Third of UK properties have seen prices drop since going on sale

A third of properties on the market in the UK currently for sale have been discounted, up from 27% in February and the highest since August 2012 the latest data shows.

The highest proportion of asking price reductions are to be found in Yorkshire and Lancashire in Preston, Barnsley, Wakefield, Rotherham, according to the latest research from property firm Zoopla.

London is among cities with the fewest price reductions but discounts have doubled since start of year and overall some £3.8 billion has been knocked off UK asking prices, equivalent to £24,429 per property
 
The average price reduction has also grown since the start of the year, with asking price reductions now at 6.7% on average off the initial asking price, equivalent to £24,429, up from 6.3% or £20,781 in February 2014.

Preston has the highest proportion of price reductions in the country at 44% of properties having had their asking price lowered since first coming to the market. This is closely followed by the Yorkshire towns of Barnsley, Wakefield and Rotherham all at 43%.

However it is not just in the north of England where sellers are resetting their expectations. The largest discounts currently are to be found in affluent Mitcham in south west London where sellers have dropped prices by 9.2% on average, equal to £55,606.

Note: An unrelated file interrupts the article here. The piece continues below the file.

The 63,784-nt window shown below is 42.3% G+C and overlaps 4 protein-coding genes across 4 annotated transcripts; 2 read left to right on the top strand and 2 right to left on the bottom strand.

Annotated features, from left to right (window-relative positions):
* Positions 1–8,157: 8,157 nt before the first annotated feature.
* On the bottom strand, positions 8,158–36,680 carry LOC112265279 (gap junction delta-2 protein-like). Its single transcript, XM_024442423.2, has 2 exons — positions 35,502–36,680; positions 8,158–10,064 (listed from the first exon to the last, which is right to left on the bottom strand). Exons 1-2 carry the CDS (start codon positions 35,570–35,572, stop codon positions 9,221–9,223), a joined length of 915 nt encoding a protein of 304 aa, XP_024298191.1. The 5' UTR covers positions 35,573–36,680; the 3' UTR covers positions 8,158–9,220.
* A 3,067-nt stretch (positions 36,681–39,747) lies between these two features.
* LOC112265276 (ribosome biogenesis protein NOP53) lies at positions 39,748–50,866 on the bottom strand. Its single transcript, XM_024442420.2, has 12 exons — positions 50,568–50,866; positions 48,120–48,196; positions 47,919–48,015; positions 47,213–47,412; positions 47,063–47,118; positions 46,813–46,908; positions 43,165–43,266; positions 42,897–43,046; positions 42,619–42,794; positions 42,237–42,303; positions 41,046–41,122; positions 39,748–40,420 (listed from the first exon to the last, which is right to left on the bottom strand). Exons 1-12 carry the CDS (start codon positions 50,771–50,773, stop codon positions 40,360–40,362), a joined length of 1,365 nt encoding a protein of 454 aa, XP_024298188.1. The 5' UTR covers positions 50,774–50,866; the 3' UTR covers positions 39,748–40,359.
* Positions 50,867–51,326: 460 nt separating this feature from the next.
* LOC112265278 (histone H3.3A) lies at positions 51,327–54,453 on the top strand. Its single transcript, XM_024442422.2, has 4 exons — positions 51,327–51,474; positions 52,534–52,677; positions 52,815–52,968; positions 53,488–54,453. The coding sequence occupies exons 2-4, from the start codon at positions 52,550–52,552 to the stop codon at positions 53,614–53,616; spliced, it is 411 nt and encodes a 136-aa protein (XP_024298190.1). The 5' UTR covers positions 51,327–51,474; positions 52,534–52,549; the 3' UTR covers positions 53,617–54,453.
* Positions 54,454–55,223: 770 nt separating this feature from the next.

The research also shows that sellers in Edinburgh are the most confident of achieving their original asking prices, with only 22% of properties for sale having their prices reduced, the lowest proportion across the country.

This is followed by London where only 29% of homes have seen their asking prices lowered from the original price. However, this is almost double the proportion recorded in February 2014 when only 15% saw their asking prices reduced.

‘The property market typically slows in December as buyers postpone their plans until the New Year and become pre-occupied with the festive season, but these figures suggest that sellers may be being forced to rest their expectations and become more realistic in order to secure a buyer. People are well attuned to a bargain at this time of year, so homebuyers may want to capitalise on the latest raft of reductions,’ said Lawrence Hall of Zoopla.

‘The recent Stamp Duty reforms have injected a real feel-good factor into the property market that is likely to last into January when there will be a renewed surge in buyers looking for property. There would usually be an air of uncertainty in the lead up to an election, but the positivity created by the tax overhaul should ensure this isn’t as keenly felt as usual,’ he added.